Look! Up in the sky! It’s a drone! And it’s probably being flown on behalf of a local police agency.
Public safety agencies across the country are increasingly turning to unmanned aerial vehicles, better known as drones, to help them accomplish their missions and ensure the safety of their communities.
Drones are being used for all manner of activities, from locating missing persons, stolen vehicles and suspects fleeing from crime scenes to assessing and reconstructing accident scenes.
According to a June report from Skyward, a Verizon-owned drone operations and consultancy company, 24 percent of total commercial drone use is in the public sector. At least 910 police, fire and emergency-services agencies have drones, according to an estimate by the Center for the Study of the Drone at Bard College in New York cited in a Washington Post article. About two-thirds of state and local agencies with drones are in law enforcement, the Post reports.
As more police departments deploy drones, there will likely be an increased need for back-end technology to store, process and analyze the video footage and other data they produce.
Police Departments Find a Variety of Uses for Drones
Law enforcement agencies are turning to drones for all types of activities related to public safety. As the Post reports, the sheriff’s office in Tazewell County, Ill., uses drones to quickly take photographs of accident scenes to help investigators reconstruct the crashes later using software.
The department began using drones about a year ago for accident reconstruction, and has used them in six crashes, the Post reports, spending $15,000 in the process on the drones and training. In one case, a drone was able to gather visual data about the crash in 45 minutes, rather than the three hours it would have taken on the ground.
Meanwhile, the city of Wilson, N.C., started using UAVs a little over a year ago, also to capture footage of accident scenes.
“This allows all the subject matter experts to collaborate, without having to get together on scene. You could have engineers and utility operations managers and public safety officers all working together,” Will Aycock, general manager of Wilson Greenlight Community Broadband, the city’s fiber network, tells Government Technology. “If everyone can see what is going on in the field, that is going to speed your response and you’ll get the right resources on the scene.”
The city is currently testing the ability to livestream drone footage, and plans to deploy it operationally in early 2019. Undergirding that capability is a robust fiber-optic network, which the city deployed in 2006 and 2007.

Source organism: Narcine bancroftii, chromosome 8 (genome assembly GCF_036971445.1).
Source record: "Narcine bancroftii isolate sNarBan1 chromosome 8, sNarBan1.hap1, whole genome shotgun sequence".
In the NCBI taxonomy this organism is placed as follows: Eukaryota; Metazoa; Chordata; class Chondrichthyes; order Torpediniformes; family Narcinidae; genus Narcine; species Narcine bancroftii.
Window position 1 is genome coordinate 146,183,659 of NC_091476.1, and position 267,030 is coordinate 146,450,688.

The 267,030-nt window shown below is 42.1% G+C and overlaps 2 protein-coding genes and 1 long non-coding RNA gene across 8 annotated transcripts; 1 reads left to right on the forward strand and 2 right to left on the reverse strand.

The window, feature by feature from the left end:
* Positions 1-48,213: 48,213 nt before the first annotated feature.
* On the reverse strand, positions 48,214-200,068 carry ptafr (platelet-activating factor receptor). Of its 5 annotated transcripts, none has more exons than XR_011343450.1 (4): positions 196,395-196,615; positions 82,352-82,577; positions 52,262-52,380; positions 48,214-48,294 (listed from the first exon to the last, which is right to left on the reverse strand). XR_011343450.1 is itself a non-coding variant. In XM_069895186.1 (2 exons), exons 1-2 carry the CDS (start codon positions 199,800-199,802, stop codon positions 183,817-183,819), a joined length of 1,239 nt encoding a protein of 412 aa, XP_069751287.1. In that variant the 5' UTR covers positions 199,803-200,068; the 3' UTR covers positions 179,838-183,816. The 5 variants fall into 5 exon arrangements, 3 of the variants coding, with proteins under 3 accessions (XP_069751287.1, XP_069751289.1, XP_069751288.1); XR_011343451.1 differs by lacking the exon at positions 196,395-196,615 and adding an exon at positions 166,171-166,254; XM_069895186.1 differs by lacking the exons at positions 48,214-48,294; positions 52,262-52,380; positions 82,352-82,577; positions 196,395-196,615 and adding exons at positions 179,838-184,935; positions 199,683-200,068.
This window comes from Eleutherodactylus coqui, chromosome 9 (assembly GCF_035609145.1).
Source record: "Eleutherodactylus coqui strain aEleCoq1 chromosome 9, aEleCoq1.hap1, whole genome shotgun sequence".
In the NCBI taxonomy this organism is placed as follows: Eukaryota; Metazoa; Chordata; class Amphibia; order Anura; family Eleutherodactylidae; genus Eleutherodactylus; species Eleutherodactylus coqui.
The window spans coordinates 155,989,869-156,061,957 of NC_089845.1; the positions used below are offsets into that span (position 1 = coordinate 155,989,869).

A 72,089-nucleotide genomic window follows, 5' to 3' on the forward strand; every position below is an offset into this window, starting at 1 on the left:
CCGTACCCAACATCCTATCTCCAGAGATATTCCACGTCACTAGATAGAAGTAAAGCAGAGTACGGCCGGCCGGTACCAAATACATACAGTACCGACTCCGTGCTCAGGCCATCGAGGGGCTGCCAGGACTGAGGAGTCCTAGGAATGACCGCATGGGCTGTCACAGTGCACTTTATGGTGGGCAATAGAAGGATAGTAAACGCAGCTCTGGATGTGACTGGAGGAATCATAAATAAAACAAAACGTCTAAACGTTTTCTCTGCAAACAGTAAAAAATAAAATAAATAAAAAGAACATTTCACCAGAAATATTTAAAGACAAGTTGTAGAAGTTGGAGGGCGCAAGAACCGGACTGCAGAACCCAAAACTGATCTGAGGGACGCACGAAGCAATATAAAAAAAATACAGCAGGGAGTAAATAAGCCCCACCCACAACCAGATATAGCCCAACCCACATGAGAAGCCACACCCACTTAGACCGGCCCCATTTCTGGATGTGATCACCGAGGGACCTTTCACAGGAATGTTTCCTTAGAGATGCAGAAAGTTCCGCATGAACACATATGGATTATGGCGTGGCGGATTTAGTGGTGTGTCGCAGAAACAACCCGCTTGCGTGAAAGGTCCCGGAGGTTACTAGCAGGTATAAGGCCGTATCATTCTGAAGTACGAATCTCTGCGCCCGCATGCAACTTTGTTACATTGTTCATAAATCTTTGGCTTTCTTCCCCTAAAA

Government Technology reports: “The city-operated network typically runs at speeds 10 to 100 times greater than a typical commercial network. In considering a public-safety implementation like live-streaming of drone data from accident scenes, city officials said that broadband capability was a determining factor.”
The police department in Georgetown, Ky., uses drones to track lost citizens, locate fleeing suspects and find stolen vehicles. The department’s drone shows streets using satellite maps, and is equipped with a camera, according to the News-Graphic.
“The Georgetown Police Department has tried to become a leader in new ideas and methods of doing things in terms of technology,” Georgetown Police Lt. Phillip Halley tells the publication.
The police department has used the drone to detect suspects involved in vehicle break-ins in the area. “The unit has thermal imaging, night vision and an infrared camera system on it that allows it to detect heat and tell temperature differences, and that allows us to see in the dark,” Halley says.
Data Storage Is a Key Concern with Drones
Just as is the case with video footage from body cameras, drones present to local government agencies challenges in storing, protecting and analyzing all of the data they collect.
The federal government has been using drones heavily since the early 2000s, especially for counterterrorism, and has more experience with them. However, the same challenges that apply to federal agencies also likely apply for state and local ones.
“There is a substantial geographic information system element in drone data collection, along with video,” McCarthy says. “It’s not that either of those elements is new, but drones help access data in an efficient and inexpensive manner, which leads to a greater amount of data to deal with.”